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Rob, I also kept wondering if the First Officer was going to be mentioned. I read he was flying the aircraft initially. There must be protocol stating the Captain takes over in case of an emergency, if able. The Captain himself said it was a group effort. I'm sure he would like to share the "glory". Remember Al Haynes who landed the TWA plane in a corn field in Sioux City, Iowa? (Another graduate of Dallas' Woodrow Willson HS.) Who was his First Officer? Thanks DC for mentioning the Flight Attendants. I'm sure they will and have been recognized for their job well done.
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What a heartwarming story! Thank you so much for letting us know when the show was airing or I would have missed it.
I'm proud Southwest was part of this. I have a friend who worked on a "Southwest" room for a child a few years ago on the same show. We make a lot of contributions to a large number of causes!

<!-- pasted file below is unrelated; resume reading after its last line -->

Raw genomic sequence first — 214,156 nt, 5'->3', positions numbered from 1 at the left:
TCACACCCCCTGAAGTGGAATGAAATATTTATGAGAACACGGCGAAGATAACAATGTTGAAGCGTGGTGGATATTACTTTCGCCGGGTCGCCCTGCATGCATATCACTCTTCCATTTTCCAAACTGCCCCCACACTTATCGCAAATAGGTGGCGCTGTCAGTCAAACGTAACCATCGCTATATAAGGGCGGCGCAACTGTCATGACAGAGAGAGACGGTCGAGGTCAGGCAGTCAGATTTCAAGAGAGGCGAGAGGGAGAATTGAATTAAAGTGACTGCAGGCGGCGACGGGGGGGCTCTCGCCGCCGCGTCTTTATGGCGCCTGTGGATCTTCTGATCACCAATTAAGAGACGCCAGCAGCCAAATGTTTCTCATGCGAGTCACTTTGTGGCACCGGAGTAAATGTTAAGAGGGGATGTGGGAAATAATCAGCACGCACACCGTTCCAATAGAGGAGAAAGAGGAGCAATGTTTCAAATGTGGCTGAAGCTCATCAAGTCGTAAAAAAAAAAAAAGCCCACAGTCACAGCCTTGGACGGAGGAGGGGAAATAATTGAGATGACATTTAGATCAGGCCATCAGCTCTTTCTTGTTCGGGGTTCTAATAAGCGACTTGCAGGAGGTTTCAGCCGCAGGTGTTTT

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I woke up early this morning and was drawn back to the TV coverage of the Miracle on the Hudson - the US Airways water landing without pontoons! Many words have and will be spoken on this amazing incident. As a Flight Attendant my mind immediately goes to Emergency Procedures in my Flight Manual, training received in class and, most important, the Recurrent Training we all attend once a year. During Recurrent Training we are shown films of aircraft accidents and Crew responses. We listen to those who have been there describe their experiences. We have a mock aircraft trainer to practice evacuation commands, opening exits and strategies for different types of landings and situations. We operate emergency equipment, hands on. Where is the equipment located? Is the emergency planned or unplanned? We have a 30-second review that we go over in our heads each flight - "Brace position and brace command until aircraft stops; evacuation decision; assigned exit procedures; evacuation commands." Crew coordination is important. Each Flight Attendant has specific duties depending on their position on the aircraft while we all know we do what needs to be done at the time. There is no way to know how each scenario might take place. We are trained to use common sense. During each emergency briefing I am looking to see where non-ambulatory passengers are sitting. Where are the children traveling alone and other children sitting? Who might need special help? Once again it has been proved that training pays off. The rush of emotions has hit not only those involved but the rest of us as spectators. "What would it have been like if we had been on that plane? What would we have done?" These US Airways Crew Members performed admirably, and we feel such pride in the outcome. Let's salute them, the other rescue workers, and all, who day in and day out, work to keep flying safe.